‘Happy Childhood’ by Wade Bentley

Scientists say babies tend to remember best those things
associated with positive feelings.

The hairy big brother who according to photos
was actually an English Sheepdog who shared
with me his slobber-softened ham bone.
The man in the blue sweater on the TV who played
with puppets and had a voice like a good nap.
Riding in the front seat on the way to the liquor
store, mom singing show tunes and tickling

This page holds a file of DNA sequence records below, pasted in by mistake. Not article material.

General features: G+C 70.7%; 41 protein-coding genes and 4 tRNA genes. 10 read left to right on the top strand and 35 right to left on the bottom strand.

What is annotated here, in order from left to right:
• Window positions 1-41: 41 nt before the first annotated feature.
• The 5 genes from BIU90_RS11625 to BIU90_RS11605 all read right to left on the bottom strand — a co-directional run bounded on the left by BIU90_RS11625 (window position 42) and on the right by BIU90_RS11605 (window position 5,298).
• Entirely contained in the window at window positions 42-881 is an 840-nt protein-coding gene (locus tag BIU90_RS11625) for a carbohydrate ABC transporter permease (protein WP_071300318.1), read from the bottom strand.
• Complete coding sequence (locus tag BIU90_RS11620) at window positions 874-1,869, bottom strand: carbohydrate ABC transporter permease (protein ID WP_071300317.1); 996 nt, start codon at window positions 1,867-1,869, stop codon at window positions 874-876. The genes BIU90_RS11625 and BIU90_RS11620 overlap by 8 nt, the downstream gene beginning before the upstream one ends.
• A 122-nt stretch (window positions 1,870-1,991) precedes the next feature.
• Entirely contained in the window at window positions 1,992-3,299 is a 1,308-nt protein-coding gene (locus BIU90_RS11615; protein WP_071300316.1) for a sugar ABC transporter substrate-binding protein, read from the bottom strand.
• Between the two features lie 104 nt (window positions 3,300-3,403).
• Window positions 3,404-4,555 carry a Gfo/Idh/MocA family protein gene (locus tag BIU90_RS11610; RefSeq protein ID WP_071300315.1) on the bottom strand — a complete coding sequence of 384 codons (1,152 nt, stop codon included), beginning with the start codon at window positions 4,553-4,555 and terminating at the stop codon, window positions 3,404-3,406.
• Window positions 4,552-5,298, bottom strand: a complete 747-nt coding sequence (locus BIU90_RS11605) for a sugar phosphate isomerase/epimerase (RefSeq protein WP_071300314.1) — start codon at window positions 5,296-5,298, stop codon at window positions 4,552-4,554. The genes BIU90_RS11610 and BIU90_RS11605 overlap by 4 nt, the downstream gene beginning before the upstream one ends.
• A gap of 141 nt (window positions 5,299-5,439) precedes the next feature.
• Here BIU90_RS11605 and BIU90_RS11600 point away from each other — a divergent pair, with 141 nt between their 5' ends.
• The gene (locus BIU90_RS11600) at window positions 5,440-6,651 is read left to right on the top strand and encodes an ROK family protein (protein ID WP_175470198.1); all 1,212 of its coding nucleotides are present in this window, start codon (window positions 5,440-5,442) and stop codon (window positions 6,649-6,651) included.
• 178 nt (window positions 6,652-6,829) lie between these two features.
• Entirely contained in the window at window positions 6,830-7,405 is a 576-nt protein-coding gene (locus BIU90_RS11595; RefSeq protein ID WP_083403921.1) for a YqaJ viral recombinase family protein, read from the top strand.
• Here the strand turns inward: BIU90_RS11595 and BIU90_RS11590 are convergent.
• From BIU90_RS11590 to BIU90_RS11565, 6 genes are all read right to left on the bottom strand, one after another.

my knees, Are your nostrils aquiver?
What about that pie, boy?
That first happy
hour of dancing me around the front room
when we got home. How when dad arrived
and mom disappeared he would hum
softly as he put me in my high chair, hum
as he cooked pasta for us—mine with butter
only; his with a red sauce, sopped up
with bread, that ringed his lips like blood,
looking like a clown to me then, his eyes
shiny and wide—and say, it’s you and me,
chief. Eat up. It doesn’t get any better than this.

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